When descending to 2000-1500 feet, what should be my fpm?

Depends on what your flying and where your destination is but most commercial airlines would be around the 900 fpm mark. Which is pretty standered for final decent.

What aircraft are you flying…? You left out the most important aspect. Regardless, there will be a lot of variables to this answer…

To determine your descent rate on a 5% glide slope, you just use the following formula:

Descent rate = 5 x GS

Therefore, you should get roughly 450ft per minute for GA aircrafts and roughly 700ft per minute for airliners. This value will depend on the wind too: a headwind involves a flatter approach.

Check this document, specifically ‘Appendix A’

It’s much, much higher than 700fpm on initial descent. Don’t confuse final approach.

If a 737 at 34,000 feet was to descend at only 700fpm, it would take 49 minutes to reach Sea level…

That’s why I said ‘on a 5% glide slope’… Read first, comment after.

On initial descent, value really depends on the aircraft and on the situation (distance available, ground speed…). Never exceed -750ft per minute in an unpressurized aircraft (not a structural limit though).

I’ll just take that as a ‘yes, 700fpm is incorrect, and I shouldn’t have stated the exact figure of 700fpm because the kid asking the question (no offence, you’re one of many, I’m just assuming due to the actual question at hand) likely doesn’t understand a 5% {degree I think you mean? I could be incorrect here but I’m not sure what you mean by %} descent profile (glideslopes relate to ILS / final approach)’

Anyway, good talk.

As a rule of thumb, based on a jet airliner I will normally use the below. However there are various factors to take into consideration, not limited too but including weight, final altitude, temperature, ATC instructions etc etc. Finally if you use the ‘Search function’ you will find various other discussions on this topic which will give you lots of info.

Descent Rates (based on no ATC instructions for speed)

From Cruise to 10,000 ASL : VS-2500, SP M0.69 / 260kts

From 10,000 ASL to 3000 AGL : VS-1500, SP 220 kts

From 3000 ft AGL to 1500 AGL : VS-1500 Sp 190 kts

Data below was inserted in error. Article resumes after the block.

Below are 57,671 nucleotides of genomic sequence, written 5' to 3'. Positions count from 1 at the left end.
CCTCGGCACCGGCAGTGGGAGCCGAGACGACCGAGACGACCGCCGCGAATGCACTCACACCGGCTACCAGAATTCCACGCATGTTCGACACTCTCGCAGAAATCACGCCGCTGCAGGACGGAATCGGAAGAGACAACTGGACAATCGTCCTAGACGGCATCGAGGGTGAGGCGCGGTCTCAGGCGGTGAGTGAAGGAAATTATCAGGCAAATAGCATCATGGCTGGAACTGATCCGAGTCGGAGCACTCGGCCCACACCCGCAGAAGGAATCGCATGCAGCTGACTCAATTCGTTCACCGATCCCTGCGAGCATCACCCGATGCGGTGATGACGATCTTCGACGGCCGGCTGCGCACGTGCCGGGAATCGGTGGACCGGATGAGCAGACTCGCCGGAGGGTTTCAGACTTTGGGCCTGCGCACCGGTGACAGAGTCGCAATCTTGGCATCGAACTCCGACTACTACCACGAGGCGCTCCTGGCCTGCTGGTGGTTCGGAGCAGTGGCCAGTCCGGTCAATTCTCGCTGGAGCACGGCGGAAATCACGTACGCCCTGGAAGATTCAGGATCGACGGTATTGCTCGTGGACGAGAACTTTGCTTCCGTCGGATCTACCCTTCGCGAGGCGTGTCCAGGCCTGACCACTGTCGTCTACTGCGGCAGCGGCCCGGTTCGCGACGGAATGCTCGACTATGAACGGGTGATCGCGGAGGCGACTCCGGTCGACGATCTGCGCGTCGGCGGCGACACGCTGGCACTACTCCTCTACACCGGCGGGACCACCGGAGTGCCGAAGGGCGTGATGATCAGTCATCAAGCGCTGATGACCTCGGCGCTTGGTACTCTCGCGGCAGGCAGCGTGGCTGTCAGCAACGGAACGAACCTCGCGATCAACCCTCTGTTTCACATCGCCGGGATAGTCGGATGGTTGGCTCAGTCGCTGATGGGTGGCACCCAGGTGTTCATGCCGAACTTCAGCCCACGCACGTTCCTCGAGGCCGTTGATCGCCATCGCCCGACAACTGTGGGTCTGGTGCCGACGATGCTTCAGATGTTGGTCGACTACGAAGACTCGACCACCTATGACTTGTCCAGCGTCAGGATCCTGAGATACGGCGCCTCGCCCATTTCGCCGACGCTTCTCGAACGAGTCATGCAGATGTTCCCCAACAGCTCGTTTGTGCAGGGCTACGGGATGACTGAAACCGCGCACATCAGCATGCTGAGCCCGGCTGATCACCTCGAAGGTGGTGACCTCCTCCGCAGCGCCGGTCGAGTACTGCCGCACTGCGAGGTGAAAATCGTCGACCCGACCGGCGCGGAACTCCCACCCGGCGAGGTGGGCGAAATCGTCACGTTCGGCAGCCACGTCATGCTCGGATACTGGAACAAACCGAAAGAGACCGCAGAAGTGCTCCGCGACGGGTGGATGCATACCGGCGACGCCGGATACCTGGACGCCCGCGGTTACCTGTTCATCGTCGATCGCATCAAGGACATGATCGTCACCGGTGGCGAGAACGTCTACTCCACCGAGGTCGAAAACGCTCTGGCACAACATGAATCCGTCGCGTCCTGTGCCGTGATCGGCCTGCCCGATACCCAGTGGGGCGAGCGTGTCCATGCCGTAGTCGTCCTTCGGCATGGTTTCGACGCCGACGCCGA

from 1500 AGL to 0 AGl :VS -700 (depends on flare height etc) SP 150kts to Vref + 5kts

5% is the gradient for a 3° glide slope which is the typical glide slope for airplanes. Having it the slope expressed in % is much easier as it enables the pilot to determine the appropriate vertical speed straightaway.

You can either call it a 5% glideslope or a 3° degree glide slope, both means the same. To convert 5% to degrees, you can either use trigonometric formulas or the following rule of thumb:

Degrees = % x 0.6

% = degrees x (6/10)

For the reminder:

Concerning the 700 feet per minute thing, it’s an example. In this case the ground speed would be 140 knots.

For final approach, just use the formula and you’ll do fine.

I’ve seen planes (airliners and freighters) coming in at -2000-3000 fpm.

Indeed they do on the initial descent I thought the question here was from 2000 down 1500 and not down too 2000 – 1500 ft so I was assuming they are on final in which case -2000 / -3000 fpm would make a rough landing to say the least. Somewhere around 1500 makes a nice smooth approach then down to around 900 for final. As has been said though it depends on a lot of factors distance speed etc etc. Try using the APPR and take note of how this approaches and you can use that as a rough guide or use the rule of thumb, half your ground speed is roughly what you want to be descending at. example, G/S is 140knts divide by 2 = 70 add a zero and you have 700 FPM. It’s a very basic way but it’s pretty accurate and wont bog you down with maths when you’re trying to fly.

To answer your **question** simply, basically you need to work with TOD if your wondering on high altitude descents.

If we are focusing on a approach descent first figure your landing speed before than finding the glideslope. I’m just making this simpler… try hand flying your aircraft on final and maintaining the glideslope.

How far from your destination?

MaxSez: Now we’re takin aviation! It a real pleasure to finally brake out of the BS Clouds/Scud so prevalent here!

Usually planes will descend at -2 or -3 degrees which is depending on AS and GS. Example would be Boeing 737 thats 100nm away and at FL300 you would most likley decrease speed and ddescend at -1500 to -2000VS depending on what your configurations are.

Hope this helped! :)

a few more ‘rule of thumbs’ for you! use the search function to find more useful tips!

Calculate your Cruise level = Total Distance from Flight plan / 7 = you Flight Level. (eg Total distance is 140 nm / 7 = 20 = FL200)

Calculate your TOD = Flight Level / 3 = Distance to Go to start your descent. (eg FL 200 / 3 = 67 nm)

Happy Landings

You sure you have the right person?

What I meant from that was how far away was *he* from his destination, :)__

I say he put it best. Follow this and you’ll be golden